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Advertisers are finding their ads show up next to questionable content on Google Preferred, which lets brands run ads next to YouTube’s most popular content, Business Insider reports.
Advertisers are finding that Google Preferred has, at least in one point in time, hosted content that contained sexually explicit discussions and foul language, for example. This is problematic as Google Preferred was initially pitched as the closest replica of TV advertising.
This brand-safety mishap stands to further erode advertisers’ trust in YouTube:
- It could undermine the value of Google Preferred ad inventory, hurting YouTube revenue. Ad prices on YouTube Preferred are often on par with those of cable TV, and cost two to three times more expensive than video ads on the open web. Video ads on the open web cost roughly $10 to reach 1,000 people.
- This hurts YouTube’s quest to shift ad spend away from TV, and strengthens TV’s hand in its pitch to brands. Advertising on traditional TV could become more appealing, as brands know what content their ads will appear next to on the medium. BI Intelligence estimates US TV ad spend will grow from $73 billion in 2016 to $81 billion in 2021, while digital ad spend is estimated to grow from $70 billion to $107 billion in that time period.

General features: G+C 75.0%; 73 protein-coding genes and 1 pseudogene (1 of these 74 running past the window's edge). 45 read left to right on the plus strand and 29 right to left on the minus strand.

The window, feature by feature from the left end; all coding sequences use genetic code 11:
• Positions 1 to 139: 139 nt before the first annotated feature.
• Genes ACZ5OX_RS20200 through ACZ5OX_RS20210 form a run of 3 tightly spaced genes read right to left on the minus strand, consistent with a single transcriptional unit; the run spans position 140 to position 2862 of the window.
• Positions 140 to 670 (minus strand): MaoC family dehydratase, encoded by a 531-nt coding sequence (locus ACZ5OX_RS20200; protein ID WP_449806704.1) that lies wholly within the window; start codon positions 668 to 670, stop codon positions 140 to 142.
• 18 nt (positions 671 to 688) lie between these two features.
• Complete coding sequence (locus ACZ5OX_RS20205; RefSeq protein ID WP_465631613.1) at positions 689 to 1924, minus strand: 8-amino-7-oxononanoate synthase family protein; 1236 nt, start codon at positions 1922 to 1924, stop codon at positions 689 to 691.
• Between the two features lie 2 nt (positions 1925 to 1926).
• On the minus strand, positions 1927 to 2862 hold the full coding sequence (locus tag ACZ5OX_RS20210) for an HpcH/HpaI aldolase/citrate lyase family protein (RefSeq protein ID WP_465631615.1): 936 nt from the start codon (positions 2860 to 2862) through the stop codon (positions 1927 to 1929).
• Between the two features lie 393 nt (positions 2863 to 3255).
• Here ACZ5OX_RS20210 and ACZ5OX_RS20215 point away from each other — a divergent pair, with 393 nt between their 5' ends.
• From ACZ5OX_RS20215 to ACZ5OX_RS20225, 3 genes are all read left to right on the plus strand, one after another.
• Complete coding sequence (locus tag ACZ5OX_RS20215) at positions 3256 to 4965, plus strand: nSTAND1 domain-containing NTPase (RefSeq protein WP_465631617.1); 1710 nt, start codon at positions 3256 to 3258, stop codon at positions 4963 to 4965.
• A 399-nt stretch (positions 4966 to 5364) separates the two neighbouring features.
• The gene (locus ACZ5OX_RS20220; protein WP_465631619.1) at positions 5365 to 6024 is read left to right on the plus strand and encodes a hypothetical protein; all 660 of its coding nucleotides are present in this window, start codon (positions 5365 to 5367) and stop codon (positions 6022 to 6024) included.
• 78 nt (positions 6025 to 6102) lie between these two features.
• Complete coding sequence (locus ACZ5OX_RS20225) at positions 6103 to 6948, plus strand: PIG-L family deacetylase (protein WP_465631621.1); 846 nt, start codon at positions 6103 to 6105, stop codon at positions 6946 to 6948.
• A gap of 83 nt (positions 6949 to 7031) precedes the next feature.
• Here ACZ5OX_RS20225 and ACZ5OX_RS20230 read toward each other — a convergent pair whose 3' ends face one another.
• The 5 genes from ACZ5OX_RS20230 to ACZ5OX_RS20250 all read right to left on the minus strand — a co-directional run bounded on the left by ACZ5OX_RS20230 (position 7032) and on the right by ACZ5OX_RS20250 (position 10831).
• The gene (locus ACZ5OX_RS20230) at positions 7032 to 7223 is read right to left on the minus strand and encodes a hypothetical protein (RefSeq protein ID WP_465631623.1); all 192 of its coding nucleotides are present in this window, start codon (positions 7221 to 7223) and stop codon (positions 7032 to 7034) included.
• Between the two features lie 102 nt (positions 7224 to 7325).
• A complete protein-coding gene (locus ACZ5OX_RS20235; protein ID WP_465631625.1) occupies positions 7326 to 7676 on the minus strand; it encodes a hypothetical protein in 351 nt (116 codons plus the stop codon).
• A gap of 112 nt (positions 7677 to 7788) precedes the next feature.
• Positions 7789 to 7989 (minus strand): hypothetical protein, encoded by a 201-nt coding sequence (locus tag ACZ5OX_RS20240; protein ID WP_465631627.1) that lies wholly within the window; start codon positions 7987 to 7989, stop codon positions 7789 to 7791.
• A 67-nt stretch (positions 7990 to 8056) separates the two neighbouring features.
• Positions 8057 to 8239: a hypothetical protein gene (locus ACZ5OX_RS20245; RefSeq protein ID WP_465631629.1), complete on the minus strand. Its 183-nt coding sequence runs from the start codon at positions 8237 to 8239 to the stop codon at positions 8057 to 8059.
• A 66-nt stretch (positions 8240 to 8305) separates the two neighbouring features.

- It could also galvanize other video platforms that compete against YouTube. Some advertisers may look to allocate more ad budget to ad-supported TV streams and skinny bundles as these platforms have fewer brand-safety issues. It could also encourage advertisers to divert spend to platforms like Facebook and Snapchat.
Nonetheless, YouTube has already stepped up to address the concerns of advertisers. In a statement to BI Intelligence, Debbie Weinstein, Managing Director of YouTube & Video Solutions, said: “We built Google Preferred to help our customers easily reach YouTube’s most passionate audiences and we’ve seen strong traction with a record number of brands using it this year. When we’re made aware of channels that don’t belong in this offering we remove them, and are looking into ways to offer our brand partners even more control for what they buy next year.”